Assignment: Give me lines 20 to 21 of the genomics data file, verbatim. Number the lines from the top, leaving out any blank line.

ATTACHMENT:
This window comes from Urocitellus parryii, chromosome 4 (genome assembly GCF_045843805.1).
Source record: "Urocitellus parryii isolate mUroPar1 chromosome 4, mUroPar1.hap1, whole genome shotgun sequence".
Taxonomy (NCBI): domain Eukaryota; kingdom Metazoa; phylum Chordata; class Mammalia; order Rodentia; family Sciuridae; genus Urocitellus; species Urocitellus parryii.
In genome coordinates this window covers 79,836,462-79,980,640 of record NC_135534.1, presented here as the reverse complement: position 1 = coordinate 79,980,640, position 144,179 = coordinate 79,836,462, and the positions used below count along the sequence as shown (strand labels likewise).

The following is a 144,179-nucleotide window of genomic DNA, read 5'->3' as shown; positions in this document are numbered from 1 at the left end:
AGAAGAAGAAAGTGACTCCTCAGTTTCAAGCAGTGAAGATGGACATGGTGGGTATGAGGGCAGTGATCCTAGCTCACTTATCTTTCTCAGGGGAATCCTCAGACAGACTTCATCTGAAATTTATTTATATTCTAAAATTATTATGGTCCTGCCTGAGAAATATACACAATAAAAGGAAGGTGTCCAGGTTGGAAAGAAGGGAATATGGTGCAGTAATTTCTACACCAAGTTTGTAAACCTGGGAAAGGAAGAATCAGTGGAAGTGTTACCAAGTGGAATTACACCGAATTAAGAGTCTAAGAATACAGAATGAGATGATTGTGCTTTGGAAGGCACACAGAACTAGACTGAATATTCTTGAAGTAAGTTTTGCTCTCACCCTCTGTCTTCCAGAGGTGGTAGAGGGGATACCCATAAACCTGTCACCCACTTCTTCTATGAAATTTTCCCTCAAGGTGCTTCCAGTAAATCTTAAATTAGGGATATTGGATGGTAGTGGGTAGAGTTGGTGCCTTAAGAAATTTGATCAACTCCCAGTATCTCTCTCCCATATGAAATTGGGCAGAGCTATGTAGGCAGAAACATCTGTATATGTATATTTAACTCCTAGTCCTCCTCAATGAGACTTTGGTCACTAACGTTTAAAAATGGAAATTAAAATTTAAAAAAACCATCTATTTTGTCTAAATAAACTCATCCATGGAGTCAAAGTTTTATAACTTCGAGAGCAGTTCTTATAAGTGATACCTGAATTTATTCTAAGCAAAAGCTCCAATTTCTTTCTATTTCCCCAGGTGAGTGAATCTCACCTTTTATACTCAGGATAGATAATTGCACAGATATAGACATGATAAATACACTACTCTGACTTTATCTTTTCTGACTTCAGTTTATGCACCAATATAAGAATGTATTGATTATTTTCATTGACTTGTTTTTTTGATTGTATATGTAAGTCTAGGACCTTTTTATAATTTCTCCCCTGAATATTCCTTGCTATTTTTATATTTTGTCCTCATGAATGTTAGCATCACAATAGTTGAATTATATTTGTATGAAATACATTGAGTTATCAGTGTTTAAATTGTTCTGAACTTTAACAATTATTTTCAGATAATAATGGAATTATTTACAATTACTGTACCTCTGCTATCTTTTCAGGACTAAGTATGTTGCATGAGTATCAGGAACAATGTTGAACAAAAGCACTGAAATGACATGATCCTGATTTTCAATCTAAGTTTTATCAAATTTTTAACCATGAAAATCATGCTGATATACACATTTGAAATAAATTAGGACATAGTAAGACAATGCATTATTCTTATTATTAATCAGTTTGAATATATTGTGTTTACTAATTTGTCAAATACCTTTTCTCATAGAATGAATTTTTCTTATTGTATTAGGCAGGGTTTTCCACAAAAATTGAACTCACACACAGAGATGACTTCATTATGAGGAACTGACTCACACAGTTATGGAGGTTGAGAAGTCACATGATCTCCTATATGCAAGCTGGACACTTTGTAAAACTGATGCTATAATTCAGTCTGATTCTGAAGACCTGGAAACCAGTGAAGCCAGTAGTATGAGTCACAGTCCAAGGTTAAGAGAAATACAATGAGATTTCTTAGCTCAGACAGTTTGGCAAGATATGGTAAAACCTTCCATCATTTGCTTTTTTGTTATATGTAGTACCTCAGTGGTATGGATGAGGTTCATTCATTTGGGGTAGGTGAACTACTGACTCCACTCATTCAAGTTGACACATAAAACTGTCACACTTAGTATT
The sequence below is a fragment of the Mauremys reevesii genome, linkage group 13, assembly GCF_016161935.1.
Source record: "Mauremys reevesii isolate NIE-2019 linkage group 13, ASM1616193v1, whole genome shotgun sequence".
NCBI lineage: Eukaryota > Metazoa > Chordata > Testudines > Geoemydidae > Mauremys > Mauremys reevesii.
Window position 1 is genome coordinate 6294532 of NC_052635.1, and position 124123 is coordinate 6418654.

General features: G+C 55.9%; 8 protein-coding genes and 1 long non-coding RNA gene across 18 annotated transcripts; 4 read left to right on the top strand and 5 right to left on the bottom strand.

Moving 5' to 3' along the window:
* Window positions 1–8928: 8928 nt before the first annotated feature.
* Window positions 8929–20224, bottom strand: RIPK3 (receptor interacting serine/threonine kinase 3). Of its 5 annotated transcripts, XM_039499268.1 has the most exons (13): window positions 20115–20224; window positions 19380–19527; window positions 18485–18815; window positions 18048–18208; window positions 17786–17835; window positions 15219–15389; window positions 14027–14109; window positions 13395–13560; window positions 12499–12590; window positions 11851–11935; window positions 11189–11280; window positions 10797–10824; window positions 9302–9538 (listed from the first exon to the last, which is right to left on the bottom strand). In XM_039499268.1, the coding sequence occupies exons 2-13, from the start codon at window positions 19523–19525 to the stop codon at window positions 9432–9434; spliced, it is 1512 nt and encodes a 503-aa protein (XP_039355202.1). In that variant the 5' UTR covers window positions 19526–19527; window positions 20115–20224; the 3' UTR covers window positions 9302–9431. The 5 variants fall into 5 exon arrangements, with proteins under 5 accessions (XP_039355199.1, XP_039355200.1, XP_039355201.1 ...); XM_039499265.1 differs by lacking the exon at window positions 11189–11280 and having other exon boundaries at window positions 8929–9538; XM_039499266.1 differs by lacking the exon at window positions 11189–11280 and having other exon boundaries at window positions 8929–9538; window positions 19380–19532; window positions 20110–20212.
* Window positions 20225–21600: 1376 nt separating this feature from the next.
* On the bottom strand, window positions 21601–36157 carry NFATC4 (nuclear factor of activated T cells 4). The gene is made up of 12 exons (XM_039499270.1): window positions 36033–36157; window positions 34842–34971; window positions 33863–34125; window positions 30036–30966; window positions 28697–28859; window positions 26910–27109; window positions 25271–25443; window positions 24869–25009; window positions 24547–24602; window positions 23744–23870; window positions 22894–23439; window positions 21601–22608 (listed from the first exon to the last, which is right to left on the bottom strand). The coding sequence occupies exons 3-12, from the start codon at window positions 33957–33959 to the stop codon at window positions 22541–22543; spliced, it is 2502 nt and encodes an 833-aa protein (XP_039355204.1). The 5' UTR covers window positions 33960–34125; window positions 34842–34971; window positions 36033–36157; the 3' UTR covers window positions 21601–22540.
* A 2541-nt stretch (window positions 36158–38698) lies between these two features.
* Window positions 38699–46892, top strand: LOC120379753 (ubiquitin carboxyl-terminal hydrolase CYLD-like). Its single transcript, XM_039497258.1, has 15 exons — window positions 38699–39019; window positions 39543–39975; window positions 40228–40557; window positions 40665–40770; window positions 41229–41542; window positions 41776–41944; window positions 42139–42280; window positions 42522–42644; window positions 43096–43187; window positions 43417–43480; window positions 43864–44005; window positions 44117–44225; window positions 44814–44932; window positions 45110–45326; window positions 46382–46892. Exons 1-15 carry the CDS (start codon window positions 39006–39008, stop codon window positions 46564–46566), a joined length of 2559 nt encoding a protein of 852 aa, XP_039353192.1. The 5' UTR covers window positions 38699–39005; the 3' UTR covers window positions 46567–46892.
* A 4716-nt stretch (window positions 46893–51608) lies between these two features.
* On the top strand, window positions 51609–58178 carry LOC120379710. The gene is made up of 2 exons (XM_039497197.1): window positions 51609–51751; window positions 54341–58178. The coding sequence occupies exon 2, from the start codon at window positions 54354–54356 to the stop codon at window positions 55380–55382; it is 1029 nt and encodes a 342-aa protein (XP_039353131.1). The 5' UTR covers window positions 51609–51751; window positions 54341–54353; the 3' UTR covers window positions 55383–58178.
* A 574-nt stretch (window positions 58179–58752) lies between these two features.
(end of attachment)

* On the top strand, window positions 51609–58178 carry LOC120379710. The gene is made up of 2 exons (XM_039497197.1): window positions 51609–51751; window positions 54341–58178. The coding sequence occupies exon 2, from the start codon at window positions 54354–54356 to the stop codon at window positions 55380–55382; it is 1029 nt and encodes a 342-aa protein (XP_039353131.1). The 5' UTR covers window positions 51609–51751; window positions 54341–54353; the 3' UTR covers window positions 55383–58178.
* A 574-nt stretch (window positions 58179–58752) lies between these two features.